My Journey into Vision Therapy in Australia

Vision Therapy is one of the core contents of optometry practice, this speciality of optometry is gaining lots of importance in India. Our alumnus from BLSO, Swathi Vemula (BLSO, 2009) feels fortunate to have gained invaluable experience in this field in Australia. In a series of articles starting from this month she will take us through her journey into Vision Therapy and also introduces to different Vision Therapy procedures.

Swathi Vemula offering her services

Having worked as an optometrist in India and moving to Australia, it took two months for me to make up my mind to look for Optometry Assistant jobs in Sydney (to practise as an optometrist in Australia, one needs to either do the entire Bachelors in Optometry program or give competency exams conducted by Optometry Council of Australia and New Zealand (OCANZ) and apply for a registration with Optometry Board of Australia (OBA). My plan was to first work as an optometry assistant, while I simultaneously prepare for the local Optometry registration exams so that when I clear them, I can start practicing optometry.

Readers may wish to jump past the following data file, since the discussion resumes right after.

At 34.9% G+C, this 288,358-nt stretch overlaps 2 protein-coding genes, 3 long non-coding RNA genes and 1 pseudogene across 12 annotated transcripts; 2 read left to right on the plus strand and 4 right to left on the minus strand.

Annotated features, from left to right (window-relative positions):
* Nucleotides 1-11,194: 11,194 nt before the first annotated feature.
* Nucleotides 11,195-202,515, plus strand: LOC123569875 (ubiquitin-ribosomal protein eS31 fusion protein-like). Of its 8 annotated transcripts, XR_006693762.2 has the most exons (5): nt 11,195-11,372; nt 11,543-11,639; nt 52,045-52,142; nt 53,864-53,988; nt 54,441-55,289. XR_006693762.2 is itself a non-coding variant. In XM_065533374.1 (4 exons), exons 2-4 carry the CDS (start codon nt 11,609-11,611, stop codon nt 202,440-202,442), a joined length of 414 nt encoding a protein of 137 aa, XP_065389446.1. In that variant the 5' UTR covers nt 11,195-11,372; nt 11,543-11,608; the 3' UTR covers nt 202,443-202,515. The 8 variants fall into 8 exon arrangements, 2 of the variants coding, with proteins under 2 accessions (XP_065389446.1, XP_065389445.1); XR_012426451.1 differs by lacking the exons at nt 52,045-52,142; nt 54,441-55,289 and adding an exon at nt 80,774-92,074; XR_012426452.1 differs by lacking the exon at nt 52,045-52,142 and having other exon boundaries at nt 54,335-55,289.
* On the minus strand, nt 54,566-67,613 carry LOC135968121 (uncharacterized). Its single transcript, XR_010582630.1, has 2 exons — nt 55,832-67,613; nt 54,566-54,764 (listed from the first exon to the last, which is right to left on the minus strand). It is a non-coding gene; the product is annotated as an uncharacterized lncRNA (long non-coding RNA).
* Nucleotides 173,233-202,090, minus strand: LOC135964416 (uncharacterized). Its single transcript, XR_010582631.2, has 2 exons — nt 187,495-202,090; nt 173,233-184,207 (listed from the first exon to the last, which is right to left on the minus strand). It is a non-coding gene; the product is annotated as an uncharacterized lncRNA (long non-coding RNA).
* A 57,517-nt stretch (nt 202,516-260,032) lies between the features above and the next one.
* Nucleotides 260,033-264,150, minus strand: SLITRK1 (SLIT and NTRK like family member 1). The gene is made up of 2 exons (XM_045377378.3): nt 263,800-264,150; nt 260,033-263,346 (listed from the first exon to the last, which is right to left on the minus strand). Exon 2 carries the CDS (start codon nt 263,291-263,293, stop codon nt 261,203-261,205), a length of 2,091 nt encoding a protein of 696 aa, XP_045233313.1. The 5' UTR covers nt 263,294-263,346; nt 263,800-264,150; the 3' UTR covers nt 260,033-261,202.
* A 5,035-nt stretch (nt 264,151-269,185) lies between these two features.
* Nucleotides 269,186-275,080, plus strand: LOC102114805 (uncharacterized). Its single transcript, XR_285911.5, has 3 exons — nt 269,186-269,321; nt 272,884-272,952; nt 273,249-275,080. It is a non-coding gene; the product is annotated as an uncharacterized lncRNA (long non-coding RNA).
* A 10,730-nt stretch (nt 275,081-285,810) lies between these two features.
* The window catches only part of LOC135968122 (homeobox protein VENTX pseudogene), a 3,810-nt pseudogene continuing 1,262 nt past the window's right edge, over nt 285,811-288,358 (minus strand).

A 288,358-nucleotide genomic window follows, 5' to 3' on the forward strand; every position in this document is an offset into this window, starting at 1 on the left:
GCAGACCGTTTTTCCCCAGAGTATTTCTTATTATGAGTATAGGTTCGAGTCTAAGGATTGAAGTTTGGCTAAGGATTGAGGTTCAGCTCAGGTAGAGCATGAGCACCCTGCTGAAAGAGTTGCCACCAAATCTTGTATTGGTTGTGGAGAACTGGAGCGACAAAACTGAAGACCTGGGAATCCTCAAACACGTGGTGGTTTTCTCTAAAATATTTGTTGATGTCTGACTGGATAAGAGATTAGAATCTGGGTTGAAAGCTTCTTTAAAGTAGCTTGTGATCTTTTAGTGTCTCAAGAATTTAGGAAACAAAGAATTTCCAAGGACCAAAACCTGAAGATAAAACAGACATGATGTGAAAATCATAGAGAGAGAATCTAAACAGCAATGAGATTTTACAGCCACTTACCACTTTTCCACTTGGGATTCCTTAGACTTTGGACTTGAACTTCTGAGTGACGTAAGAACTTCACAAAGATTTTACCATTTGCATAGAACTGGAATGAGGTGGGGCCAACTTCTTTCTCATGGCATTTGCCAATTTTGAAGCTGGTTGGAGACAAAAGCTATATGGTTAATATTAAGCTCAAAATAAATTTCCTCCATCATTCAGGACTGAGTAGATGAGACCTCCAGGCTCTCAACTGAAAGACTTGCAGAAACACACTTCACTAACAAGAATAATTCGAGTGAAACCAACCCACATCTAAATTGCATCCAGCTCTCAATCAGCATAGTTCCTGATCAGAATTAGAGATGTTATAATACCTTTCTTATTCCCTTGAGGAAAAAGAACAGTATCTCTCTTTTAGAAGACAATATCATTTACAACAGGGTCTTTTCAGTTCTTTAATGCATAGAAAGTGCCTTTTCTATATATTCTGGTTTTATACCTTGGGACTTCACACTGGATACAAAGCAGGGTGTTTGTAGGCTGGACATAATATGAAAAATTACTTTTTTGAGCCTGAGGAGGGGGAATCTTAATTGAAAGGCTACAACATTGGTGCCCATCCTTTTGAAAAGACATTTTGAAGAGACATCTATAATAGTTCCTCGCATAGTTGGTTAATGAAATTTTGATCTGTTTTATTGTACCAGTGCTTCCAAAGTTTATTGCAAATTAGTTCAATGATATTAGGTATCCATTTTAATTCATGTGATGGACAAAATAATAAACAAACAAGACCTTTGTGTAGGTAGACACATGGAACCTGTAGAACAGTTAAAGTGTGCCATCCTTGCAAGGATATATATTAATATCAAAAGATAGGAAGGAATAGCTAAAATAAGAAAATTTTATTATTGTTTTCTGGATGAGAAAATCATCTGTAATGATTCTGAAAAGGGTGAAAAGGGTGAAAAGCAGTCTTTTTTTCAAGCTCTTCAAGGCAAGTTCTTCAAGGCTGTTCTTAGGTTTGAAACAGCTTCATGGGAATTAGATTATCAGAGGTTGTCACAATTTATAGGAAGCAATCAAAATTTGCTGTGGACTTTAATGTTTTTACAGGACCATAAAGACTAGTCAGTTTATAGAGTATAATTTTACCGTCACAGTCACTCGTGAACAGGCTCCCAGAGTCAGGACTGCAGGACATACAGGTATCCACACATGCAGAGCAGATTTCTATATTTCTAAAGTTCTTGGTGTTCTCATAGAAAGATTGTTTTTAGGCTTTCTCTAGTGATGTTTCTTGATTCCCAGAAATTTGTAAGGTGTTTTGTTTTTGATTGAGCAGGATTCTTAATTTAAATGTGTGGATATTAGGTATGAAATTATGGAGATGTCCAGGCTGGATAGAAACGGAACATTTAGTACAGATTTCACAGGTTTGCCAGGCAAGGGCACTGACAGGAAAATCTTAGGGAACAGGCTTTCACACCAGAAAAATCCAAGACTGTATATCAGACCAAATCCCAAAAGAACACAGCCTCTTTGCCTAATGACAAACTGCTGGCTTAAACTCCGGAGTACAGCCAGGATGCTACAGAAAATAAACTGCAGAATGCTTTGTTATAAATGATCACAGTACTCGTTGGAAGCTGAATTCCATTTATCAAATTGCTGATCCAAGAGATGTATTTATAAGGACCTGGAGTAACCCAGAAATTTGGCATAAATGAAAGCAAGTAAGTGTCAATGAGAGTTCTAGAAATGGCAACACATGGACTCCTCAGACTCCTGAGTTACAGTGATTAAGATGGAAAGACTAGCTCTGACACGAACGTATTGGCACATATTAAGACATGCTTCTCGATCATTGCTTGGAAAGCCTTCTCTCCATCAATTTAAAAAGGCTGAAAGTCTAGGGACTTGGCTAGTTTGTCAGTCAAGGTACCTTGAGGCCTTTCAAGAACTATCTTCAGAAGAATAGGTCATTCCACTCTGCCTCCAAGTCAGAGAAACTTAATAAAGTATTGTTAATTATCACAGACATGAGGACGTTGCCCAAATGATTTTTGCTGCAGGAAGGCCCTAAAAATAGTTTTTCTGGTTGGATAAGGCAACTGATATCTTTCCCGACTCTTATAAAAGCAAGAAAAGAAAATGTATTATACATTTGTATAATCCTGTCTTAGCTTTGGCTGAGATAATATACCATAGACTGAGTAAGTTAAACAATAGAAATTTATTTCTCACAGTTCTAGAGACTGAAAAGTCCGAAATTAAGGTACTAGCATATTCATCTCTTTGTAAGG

Hunt for jobs

Within a week of job hunt in Sydney, I came across this interesting advert that said they were looking for an optom assistant to work for a “behavioural optometry“ practice. I vaguely remember studying about behavioural optometry during my studentship and it quickly struck me that it was not an area I was strong in. However, I was very keen to apply for the as it could be an opportunity to learn. With some apprehension, I ended up applying for this job, as it was just 5 clicks away from home. Such a convenience is a luxury in this city. Luckily I

 secured the job as my employer was convinced that being an optometrist from a reputable organisation, I could do much more than pre testing and dispensing spectacles. Least was I anticipating that she had special plans for me. 

At the new job